Ralph BRIENZA, Plaintiff and Respondent, v. Jerry J. TEPPER et al., Defendants and Appellants.
Defendants Jerry J. Tepper and C.F. Group, Ltd. (together Tepper) appeal an order finding plaintiff Ralph Brienza's (Brienza) attorney's lien for contingency fees in the underlying lawsuit against Tepper was entitled to priority over a subsequently acquired offset obtained by Tepper (the judgment debtor) against Brienza (the judgment creditor). We affirm.
The parties agree no disputed facts exist in this case which we summarize below.
San Diego Case
On April 4, 1990, Brienza filed the underlying lawsuit against Tepper. The complaint alleged various causes of action arising out of a breach by Tepper of an alleged oral partnership agreement.
On January 24, 1991, Brienza retained attorney Gino V. Mazzanti (Mazzanti) under a contingency fee agreement. The agreement provided that Brienza granted Mazzanti a lien on Brienza's claim to secure attorney fees and costs.
After a court trial, judgment was entered on July 8, 1992, in favor of Brienza and against Tepper in the amount of $99,773 and post judgment interest at a rate of $27.33 per day.1
On March 4, 1991, in Jefferson County, Colorado, First Interstate Bank (FIB) obtained a judgment against Brienza 2 in the amount of $119,035.83 and post judgment interest at a rate of $31.19 per day. On September 16, 1992, FIB assigned its Colorado judgment against Brienza to Tepper in exchange for $13,500.
San Diego Case Offset Proceedings
On September 24, 1992, Tepper domesticated the Colorado judgment pursuant to Code of Civil Procedure section 1710.25 in the San Diego case where Brienza had obtained judgment against Tepper. Brienza failed to move to vacate the judgment within 30 days from service of notice of entry of judgment which became final in California on October 28, 1992.
On January 29, 1993, Tepper filed a motion to offset his Colorado judgment against Brienza's judgment in the instant action.3 In connection with the offset motion, Tepper requested the court order: (1) Brienza's judgment against Tepper has been satisfied; (2) Tepper's judgment against Brienza has been partially satisfied and $41,090.03 of the judgment remains unpaid; and (3) any liens arising out of Brienza's judgment against Tepper are extinguished.4
Tepper's offset motion was opposed by Brienza on March 17, 1993. Brienza did not contest Tepper's position that the Colorado judgment may be used as an offset to Brienza's judgment. However, Brienza argued that Mazzanti's lien for attorney fees and costs established by the January 24, 1991, retainer agreement in Brienza's lawsuit against Tepper had priority over any offset allowed to Tepper.5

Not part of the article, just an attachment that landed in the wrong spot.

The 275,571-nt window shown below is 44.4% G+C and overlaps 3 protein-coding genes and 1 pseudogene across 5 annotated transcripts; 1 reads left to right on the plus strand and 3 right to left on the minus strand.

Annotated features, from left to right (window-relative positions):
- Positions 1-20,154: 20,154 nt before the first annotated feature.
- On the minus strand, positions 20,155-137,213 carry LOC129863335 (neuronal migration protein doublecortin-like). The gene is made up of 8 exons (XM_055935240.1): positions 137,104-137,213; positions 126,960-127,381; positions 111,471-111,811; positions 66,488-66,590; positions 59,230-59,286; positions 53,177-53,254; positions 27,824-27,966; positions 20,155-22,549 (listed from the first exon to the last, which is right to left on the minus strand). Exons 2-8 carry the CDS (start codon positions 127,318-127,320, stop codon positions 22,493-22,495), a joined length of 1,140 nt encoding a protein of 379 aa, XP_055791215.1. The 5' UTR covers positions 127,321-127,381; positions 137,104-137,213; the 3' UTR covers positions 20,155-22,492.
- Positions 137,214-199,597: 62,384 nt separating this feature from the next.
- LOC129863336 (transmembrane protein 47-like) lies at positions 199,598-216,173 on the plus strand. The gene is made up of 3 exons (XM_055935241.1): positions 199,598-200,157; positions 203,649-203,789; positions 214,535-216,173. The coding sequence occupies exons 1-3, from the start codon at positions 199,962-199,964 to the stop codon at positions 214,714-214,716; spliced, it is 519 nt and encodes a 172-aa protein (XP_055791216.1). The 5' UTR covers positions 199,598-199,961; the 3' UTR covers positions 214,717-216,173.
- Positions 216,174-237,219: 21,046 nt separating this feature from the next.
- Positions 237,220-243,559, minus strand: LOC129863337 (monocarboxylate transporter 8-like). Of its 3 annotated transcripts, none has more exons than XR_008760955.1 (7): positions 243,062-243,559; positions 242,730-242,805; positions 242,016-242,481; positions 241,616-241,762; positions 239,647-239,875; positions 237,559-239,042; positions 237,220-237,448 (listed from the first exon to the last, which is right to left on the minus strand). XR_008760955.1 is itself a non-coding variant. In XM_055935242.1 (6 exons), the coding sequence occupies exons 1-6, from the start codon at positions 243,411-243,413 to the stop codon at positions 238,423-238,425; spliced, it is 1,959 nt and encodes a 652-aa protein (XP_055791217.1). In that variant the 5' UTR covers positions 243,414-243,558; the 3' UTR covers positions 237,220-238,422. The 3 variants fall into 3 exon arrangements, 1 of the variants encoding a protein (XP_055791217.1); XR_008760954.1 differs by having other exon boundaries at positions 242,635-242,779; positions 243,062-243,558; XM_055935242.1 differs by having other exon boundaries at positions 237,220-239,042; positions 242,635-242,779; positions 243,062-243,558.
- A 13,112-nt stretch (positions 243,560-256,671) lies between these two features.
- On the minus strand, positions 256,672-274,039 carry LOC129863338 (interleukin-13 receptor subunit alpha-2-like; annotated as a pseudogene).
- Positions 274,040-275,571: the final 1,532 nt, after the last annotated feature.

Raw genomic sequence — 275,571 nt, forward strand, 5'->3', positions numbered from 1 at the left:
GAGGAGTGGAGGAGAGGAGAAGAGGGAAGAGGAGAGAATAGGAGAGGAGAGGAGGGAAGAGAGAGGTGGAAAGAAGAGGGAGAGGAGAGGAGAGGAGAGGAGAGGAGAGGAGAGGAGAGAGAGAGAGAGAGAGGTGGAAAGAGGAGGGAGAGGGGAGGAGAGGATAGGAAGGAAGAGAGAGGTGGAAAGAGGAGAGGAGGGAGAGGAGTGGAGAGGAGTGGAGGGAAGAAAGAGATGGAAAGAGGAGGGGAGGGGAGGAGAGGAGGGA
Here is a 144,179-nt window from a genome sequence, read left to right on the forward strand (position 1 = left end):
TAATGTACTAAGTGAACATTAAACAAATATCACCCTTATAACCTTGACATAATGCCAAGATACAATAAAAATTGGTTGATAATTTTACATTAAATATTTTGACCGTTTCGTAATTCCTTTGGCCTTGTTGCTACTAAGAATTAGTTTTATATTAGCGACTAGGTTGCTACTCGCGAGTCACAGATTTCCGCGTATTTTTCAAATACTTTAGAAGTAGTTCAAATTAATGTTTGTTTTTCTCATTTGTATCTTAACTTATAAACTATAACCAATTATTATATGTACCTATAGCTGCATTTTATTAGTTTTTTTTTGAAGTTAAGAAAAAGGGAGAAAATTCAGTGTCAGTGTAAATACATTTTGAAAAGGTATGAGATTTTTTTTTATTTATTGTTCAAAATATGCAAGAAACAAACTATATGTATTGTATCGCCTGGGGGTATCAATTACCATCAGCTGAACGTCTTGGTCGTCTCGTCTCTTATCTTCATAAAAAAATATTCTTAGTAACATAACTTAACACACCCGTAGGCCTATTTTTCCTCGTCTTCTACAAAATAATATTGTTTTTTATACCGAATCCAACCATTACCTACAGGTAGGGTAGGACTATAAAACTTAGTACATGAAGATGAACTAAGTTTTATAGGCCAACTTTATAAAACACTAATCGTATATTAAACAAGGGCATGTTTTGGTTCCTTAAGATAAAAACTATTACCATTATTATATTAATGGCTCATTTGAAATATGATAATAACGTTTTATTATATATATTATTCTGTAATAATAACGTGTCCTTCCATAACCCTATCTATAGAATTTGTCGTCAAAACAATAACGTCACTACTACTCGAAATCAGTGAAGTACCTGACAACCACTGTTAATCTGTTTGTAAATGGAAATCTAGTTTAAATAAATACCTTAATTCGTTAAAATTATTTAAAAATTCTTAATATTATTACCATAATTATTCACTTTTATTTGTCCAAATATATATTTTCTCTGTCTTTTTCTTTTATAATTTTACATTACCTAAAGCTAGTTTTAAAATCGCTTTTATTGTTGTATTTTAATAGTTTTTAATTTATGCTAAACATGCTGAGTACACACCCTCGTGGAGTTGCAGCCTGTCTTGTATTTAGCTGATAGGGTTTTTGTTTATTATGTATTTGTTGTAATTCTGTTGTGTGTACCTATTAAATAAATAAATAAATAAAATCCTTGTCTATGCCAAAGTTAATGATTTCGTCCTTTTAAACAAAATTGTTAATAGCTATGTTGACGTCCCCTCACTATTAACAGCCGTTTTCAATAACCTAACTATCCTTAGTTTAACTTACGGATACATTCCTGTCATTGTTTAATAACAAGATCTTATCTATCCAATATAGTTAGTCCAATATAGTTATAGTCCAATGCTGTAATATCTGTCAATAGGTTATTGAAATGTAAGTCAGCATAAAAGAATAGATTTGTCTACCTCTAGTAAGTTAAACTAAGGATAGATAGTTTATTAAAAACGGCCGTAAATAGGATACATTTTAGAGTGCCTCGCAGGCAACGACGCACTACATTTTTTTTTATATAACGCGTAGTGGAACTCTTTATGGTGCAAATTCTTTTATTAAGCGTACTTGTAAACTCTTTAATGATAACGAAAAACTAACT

Tepper's offset motion was heard on March 25, 1993. On May 28, 1993, the court filed its statement of decision which granted Tepper's motion except as to Mazzanti's lien for fees and costs pursuant to the retainer agreement. A written order “granting [the offset] in part and denying [the offset] in part” was filed on August 4, 1993. On August 25, 1993, Tepper filed an amended notice of appeal which limited the appeal to the court's denial of Tepper's motion for offset as to Mazzanti's attorney fees.6
Tepper contends the court erred in granting Mazzanti's lien for attorney fees and costs priority over the offset based upon the Colorado judgment against Brienza. Because this issue presents solely a question of law, we exercise our independent judgment on appeal. (Jongepier v. Lopez (1983) 142 Cal.App.3d 535, 538, 191 Cal.Rptr. 131.)
Tepper relies on two California appellate decisions as support for his position the court erred when it determined the Colorado judgment he obtained could be used as an offset against Brienza's judgment but declined to grant the offset priority against Mazzanti's lien for attorney fees and costs.
Tepper first relies on Margott v. Gem Properties, Inc. (1973) 34 Cal.App.3d 849, 111 Cal.Rptr. 1 (hereafter Margott ). In that case, plaintiff (Margott) as promisor under a note secured by a deed of trust sued defendant (Gem), the promisee under the note, for causing a fraudulent trustee's sale under the deed of trust. At trial, Margott secured a judgment setting aside the sale and was awarded both compensatory and punitive damages. Thereafter, Gem acquired by assignment a valid enforceable judgment against Margott and filed a motion to offset the assigned judgment against Margott's award.7 Gem's motion disclosed that Margott was insolvent. (Id. at pp. 852–853, 111 Cal.Rptr. 1.)